Lew and Zad sat silent as Biffy glided through the dark, flitting left and right, dodging tree trunks invisible to his riders. When he alighted on the ground, Lew could see Candon’s familiar unemptied suncatchers glowing in the night. An unwelcome hand patted her on the shoulder.
“See ya later, kid.”
I’m your superior officer. Lew gritted her teeth, but she didn’t even want to look at Zad again, let alone speak to him. She pushed herself off Biffy’s back and stood on firm ground once more. Great wingbeats blew her hair in her face as Biffy took off again behind her. She fished her night jar from her shift and pulled off its black cloth covering. Sunlight sloshed in the little jar and offered her enough light not to trip over herself on her way home.
The next morning, Lew awoke to little paws scratching at her face. She opened her eyes to see Francis’s bewhiskered pink nose sniffing at her face. “Lewellyn,” he chittered, “It’s three past sunfall. You were supposed to be at the Great Hall to relieve the High Greenwarden at two before.”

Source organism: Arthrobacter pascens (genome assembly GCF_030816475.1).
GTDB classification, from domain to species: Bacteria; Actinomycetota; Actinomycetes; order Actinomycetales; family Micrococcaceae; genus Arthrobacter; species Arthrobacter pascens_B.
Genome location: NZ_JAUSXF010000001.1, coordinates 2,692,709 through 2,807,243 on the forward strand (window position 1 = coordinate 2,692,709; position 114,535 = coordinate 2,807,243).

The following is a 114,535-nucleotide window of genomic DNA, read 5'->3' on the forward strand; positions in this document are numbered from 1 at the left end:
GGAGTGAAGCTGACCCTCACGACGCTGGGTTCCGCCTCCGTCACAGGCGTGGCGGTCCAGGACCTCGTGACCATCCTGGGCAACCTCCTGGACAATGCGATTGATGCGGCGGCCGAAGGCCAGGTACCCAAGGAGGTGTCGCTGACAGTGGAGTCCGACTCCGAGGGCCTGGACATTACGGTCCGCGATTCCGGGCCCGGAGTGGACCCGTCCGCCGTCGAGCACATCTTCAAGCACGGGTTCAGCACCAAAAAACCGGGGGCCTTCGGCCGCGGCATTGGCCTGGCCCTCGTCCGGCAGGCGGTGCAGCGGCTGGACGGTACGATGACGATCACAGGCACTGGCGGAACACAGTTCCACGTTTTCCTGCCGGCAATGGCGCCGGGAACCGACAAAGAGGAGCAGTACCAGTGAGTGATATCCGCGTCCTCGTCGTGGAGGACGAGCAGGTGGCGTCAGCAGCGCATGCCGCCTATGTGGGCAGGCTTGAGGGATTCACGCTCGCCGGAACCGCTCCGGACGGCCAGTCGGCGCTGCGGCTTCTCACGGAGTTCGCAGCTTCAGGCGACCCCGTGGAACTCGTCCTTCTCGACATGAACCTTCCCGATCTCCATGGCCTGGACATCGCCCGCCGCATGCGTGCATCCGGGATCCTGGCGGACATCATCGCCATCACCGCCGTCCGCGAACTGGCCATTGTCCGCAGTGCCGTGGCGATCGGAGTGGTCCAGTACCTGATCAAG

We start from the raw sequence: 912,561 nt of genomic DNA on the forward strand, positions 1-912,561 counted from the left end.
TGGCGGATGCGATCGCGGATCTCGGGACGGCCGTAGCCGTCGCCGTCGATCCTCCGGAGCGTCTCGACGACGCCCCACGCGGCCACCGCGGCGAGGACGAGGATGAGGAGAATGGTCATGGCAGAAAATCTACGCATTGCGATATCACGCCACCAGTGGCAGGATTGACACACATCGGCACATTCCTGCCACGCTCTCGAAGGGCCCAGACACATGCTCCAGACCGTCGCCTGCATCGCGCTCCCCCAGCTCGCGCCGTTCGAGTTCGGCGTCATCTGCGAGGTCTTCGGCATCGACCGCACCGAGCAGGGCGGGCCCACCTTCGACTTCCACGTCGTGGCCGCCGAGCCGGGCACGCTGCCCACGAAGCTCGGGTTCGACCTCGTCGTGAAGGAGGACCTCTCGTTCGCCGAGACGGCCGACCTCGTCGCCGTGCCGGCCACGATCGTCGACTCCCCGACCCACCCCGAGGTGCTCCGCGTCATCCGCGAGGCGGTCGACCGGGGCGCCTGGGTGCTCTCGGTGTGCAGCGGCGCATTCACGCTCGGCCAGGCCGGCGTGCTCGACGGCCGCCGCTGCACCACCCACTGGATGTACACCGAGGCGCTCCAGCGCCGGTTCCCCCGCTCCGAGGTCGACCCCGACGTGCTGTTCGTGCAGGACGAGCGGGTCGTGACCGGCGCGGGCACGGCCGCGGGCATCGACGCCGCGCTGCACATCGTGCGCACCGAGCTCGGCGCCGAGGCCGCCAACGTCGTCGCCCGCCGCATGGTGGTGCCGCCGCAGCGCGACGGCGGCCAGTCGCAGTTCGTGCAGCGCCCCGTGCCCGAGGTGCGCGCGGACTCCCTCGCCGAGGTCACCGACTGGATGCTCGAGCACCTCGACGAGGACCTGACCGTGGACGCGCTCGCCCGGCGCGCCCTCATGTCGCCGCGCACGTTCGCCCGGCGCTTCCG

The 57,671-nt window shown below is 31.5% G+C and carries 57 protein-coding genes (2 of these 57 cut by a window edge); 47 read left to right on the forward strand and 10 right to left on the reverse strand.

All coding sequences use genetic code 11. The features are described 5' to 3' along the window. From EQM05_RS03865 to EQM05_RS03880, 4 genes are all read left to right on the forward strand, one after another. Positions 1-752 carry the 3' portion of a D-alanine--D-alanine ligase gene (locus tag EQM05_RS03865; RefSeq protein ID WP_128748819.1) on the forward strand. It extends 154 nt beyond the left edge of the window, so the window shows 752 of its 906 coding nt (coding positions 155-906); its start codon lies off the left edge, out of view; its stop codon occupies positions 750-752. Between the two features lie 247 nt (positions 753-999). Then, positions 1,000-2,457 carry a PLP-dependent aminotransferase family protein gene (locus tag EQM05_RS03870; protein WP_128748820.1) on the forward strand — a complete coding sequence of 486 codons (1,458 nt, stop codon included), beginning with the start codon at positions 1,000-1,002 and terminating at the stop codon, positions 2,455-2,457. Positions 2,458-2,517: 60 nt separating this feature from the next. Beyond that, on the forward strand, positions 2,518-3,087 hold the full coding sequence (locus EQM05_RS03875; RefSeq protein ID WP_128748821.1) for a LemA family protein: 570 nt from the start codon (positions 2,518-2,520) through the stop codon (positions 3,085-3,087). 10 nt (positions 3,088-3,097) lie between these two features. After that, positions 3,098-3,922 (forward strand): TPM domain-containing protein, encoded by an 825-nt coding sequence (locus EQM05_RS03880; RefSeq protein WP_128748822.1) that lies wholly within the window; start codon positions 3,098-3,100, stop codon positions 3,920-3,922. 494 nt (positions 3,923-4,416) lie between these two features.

Lew bolted upright. “Francis. I had no idea I was supposed to be somewhere. Why didn’t you wake me up before?”
“I tried to, but you sleep like somebody put a spell on you.”
Lew put her hand to her head. “Why didn’t you tell me last night?”
“I did. You told me that you needed a good night’s sleep before you listened to another man’s opinion about gryphons.”
Lew vaguely remembered being so angry last night that she had no patience for whatever Francis had been trying to lay on her. It only made her more angry at Zad. “Pando save me.”
“Wash yourself before you go to the great hall, because you smell like Zadyn Rider. That’s not a smell to bring within sniffing distance of the High Greenwarden.” Lew translated in her head. You smell like seven-leaf, and I don’t want you to get in trouble. “Also, you had twigs and leaves in your hair. I took most of them out.” He gestured to a little pile of forest detritus next to her on the bed.
“Uh,” Lew said. “Thanks, Francis.”
“If you want to thank me, get moving. If you screw up again I might get kicked out of the forest for real.”
Lew shook her head. “Francis, Dad’s not going to kick you out of the forest. No one actually does-”